There are lots of claims that having a SMART ALTERNATOR means you need a DC/DC device to be able to properly recharge your auxiliary battery. With the Discovery 3 and 4 ( and many other new vehicles like Ford Rangers and VW Amaroks ), this is nothing more than deliberately misleading advertising hype.

No other D3 or D4 Dual Battery System offers the many features or advantages like our systems provide and here is a comparison between our Discovery 3 Dual Battery Systems and DC/DC setup.

PLEASE NOTE the following info is based on the feedback we have received from many of the more than 4,500 D3 and D4 owners using our kits both here in Australia and around the world.

Because of the way our isolators allow up to 50% of the cranking battery’s capacity to be used to help power your accessories, which adds an additional 45Ah to the auxiliary battery’s 55Ah. This gives you a total of 100Ah of battery capacity for running your accessories while camping.

With a DC/DC setup, because an Optima 55Ah Yellowtop battery is the largest that will fit under the bonnet of a D3 or D4, you only have a total of 55Ah available.

With a 20 or 25 amp DC/DC setup, if you use all the 55Ah capacity while camping, the auxiliary battery will be discharged down to 0% SoC ( 10.5v ) and you will now need need to drive for at least 3 hours to allow the DC/DC device enough time to be able to replace 95% of that used capacity. See the explanation relating to 95% State oCharge ( SoC ) below.

With one of our systems, if you use the same 55Ah capacity while camping, your cranking battery and auxiliary battery will only be discharged down to a bit over 60% SoC ( 12.2v ). Because of the large alternators in D3s and D4s, it will take less than an hours driving to have both batteries back over 95%

This means our systems replace the same amount of used battery capacity, 3 to 4 times quicker than a DC/DC device can.

But even if you use the full 100Ah capacity that is available with one of our systems, you will charge the auxiliary battery back over 95% in about 45 minutes to less than an hour, and charge your cranking battery to over 95% in less than an hour and a half.

So in reality, our dual battery system paired up with your large alternator, will replace around double the used battery capacity in less than half the time that a DC/DC device will take to replace just half of that capacity.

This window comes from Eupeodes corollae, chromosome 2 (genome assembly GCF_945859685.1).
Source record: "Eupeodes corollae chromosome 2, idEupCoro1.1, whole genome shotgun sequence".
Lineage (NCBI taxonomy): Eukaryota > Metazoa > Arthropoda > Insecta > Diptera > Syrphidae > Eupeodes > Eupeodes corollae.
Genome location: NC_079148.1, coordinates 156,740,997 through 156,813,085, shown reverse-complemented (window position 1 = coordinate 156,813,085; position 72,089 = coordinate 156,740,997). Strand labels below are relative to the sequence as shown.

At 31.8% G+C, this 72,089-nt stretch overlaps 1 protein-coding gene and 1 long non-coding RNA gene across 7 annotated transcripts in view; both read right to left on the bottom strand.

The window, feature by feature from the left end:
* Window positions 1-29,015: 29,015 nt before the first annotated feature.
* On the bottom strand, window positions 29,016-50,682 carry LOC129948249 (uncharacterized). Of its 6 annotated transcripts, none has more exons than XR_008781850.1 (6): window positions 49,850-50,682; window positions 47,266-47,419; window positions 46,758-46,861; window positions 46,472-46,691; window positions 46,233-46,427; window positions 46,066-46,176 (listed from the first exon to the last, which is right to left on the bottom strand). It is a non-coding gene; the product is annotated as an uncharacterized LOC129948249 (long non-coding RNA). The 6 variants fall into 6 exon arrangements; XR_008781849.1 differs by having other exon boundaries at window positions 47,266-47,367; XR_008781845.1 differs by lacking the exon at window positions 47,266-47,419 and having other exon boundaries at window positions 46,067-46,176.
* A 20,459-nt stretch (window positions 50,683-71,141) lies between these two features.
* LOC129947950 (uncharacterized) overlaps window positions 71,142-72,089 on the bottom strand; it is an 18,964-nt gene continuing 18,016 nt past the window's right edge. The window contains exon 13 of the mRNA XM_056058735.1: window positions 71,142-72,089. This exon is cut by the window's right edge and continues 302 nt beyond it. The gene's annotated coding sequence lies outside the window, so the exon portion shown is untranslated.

And the advantages of fitting one of our systems does not end there!

Because of the way our isolators keep the cranking and the auxiliary batteries connected together after the motor is turned off, and because the Optima Yellowtop battery is a rapid charging battery, there are a number of special advantages only available with our systems.

When driving around town, every time you turn off your motor, because the Optima charges quicker than any other battery, the Optima is always going to be in a higher state of charge than the cranking battery, and because the optima battery is always in a higher state of charge, it will now slowly back discharge into the cranking battery, keeping the cranking battery in a higher state of charge, and this helps to keep the cranking battery in a better condition and help extend the operating life of the cranking battery, while having no detrimental effect on the auxiliary battery.

Furthermore, again because our isolator keeps the batteries connected, when you go to start your motor, while the bulk of the energy needed to start your motor will still come from the cranking battery, but the auxiliary battery now assists the cranking battery every time you start your motor.

This makes it easier for the motor to start and also, because less energy is drawn from the cranking battery, while starting the motor, the cranking battery is recharged in a shorter drive time.

This one feature alone, of sharing the load while starting the motor, makes a huge difference in vehicles that are regularly driven for short distances around town, the “Shopping Trolley Syndrome".

None of these features are available when a DC/DC setup is used.

So the next time someone tries to tell you that a DC/DC device is the only way to charge your D3’s or D4’s auxiliary battery, you know they either haven’t got a clue how the alternator works in your D3 or D4, or they just want to sell you something you do not need.